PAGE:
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We have a 4 year old on the spectrum, whom is coming along in his behavioural program, and just recently potty trained, and going on his own, Is engaging more with others and his twin brother and speaking a little more, however, the biggest concern is his constant stimming on twirling objects. He does this when there are any gaps without one to one therapy or even during therapy he will constantly look for things to twirl or flap books. We've been through the whole rigamor of every ones advice and probably heard of every thing that you can think of to try to stop the severity of this behavior. And have tried every method to decrease this behavior. Right now we are looking into the son-rise program and wondering if any one last bit of tips to offer. Our question is will this behavior eventually stop as he gets older?


I can only offer what I have experienced with my son. we have also used the sone rise program and I still do in a form of my own today. about the stemming. I have never had any sucess in finding a way to stop a particular behavoir except that if you can give him a more apropriate version of it it will be more helpfull. and remember stemming is most times a way of self regulation and copping. my child is a hand flapper. so I used to hold his hand or tell him to stop but now I will touch his shoulder and ask what he needs and he will either say lighs off or break please or sign help etc. I do not try to stop it when he gets what he needs it goes away on its own. my other son who is NT has to be able to chew on something, anything to do his readding, his teacher has had a real problem with this at school but I had it written and she dose not stop it any more. His grades have gone up and he is less stressed. that is his stem. mine is foot rubbing I rub my feet together to relax. I don't know why but I do. my nick name from my sister was cricket when we were little and sharring a bedroom bescause she complained it was so loud. now I would like to ask you What is your Stem? and how would it feel to have it taken away? please don't take this criticly Just try to look at it from their perspective.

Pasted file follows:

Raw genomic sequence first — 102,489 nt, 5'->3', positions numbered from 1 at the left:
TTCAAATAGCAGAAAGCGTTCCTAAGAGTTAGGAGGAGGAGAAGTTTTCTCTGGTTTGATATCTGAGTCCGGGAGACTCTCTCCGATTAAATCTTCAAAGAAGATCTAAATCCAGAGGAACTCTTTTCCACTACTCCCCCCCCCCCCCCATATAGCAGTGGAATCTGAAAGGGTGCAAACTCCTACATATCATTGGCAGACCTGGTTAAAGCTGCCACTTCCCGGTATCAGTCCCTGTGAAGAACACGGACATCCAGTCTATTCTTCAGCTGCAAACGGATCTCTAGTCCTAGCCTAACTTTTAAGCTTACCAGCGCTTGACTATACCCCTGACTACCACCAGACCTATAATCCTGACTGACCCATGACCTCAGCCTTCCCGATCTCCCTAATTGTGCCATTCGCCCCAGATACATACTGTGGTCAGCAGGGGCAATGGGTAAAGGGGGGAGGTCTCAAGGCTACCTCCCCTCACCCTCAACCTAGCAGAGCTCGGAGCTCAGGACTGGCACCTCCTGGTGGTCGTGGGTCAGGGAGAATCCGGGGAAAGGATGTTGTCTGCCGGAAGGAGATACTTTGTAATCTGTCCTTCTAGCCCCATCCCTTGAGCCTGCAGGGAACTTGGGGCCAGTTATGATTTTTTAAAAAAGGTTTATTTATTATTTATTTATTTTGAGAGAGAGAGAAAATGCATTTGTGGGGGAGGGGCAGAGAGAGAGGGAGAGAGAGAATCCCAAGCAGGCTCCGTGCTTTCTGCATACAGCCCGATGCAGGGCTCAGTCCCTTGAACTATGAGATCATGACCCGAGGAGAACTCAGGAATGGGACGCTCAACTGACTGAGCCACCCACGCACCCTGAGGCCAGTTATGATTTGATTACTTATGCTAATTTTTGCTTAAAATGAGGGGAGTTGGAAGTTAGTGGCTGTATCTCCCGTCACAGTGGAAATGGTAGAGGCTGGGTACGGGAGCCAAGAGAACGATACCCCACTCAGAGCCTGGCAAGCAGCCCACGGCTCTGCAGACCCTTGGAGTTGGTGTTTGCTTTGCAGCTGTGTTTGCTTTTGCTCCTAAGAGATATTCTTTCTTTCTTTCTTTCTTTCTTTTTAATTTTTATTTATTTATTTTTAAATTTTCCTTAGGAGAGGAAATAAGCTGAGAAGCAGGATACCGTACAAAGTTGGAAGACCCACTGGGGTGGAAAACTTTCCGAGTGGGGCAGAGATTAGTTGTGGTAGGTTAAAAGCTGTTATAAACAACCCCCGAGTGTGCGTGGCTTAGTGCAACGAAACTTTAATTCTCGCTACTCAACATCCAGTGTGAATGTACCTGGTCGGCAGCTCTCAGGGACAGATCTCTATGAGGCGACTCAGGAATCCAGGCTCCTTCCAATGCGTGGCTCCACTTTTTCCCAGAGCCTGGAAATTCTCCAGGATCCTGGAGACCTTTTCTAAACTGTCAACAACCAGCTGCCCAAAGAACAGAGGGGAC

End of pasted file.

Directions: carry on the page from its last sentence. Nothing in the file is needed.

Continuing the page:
Today is the day. Live in the moment. The choice is ours.

Why stop

I agree. Why do you have to stop this behavior if it isn't hurting anybody. My son flaps, claps, runs but it is just his way of calming himself. I am afraid of what he would do if he wasn't able to do these things. Let the child be if he isn't hurting himself or others. I have never really read any ways to decrease that anyone except inserting a new behavior in to replace the old one. Good luck.


Can only offer our experience. Our son is 12 and has done the same kind of stimming you describe for 10 years, but....

We have done many biomedical interventions including GFCF diet and heavy metals chelation. Over the years we have seen that the better his nervous system is functioning the less he wants to stim. Stressful situations, happy excitement, and pain in the stomach or bowels all seem to increase the need to stim.

It's interesting that Humanness mentions foot rubbing, because just recently we discovered that rubbing his back or rubbing his feet for a while really relaxes him and dramatically reduces the stimming for long periods of time. The stimulation to his body from someone else seems to reduce the need to constantly have self-stimulation.

This has only been possible recently, though, at a younger age he wasn't very happy with other people touching him that much and wouldn't sit still long enough for it to have much effect.

I'm glad your son is responding to therapy so well and you probably shouldn't worry too much about this. As he recovers, he will probably stim less. Good luck!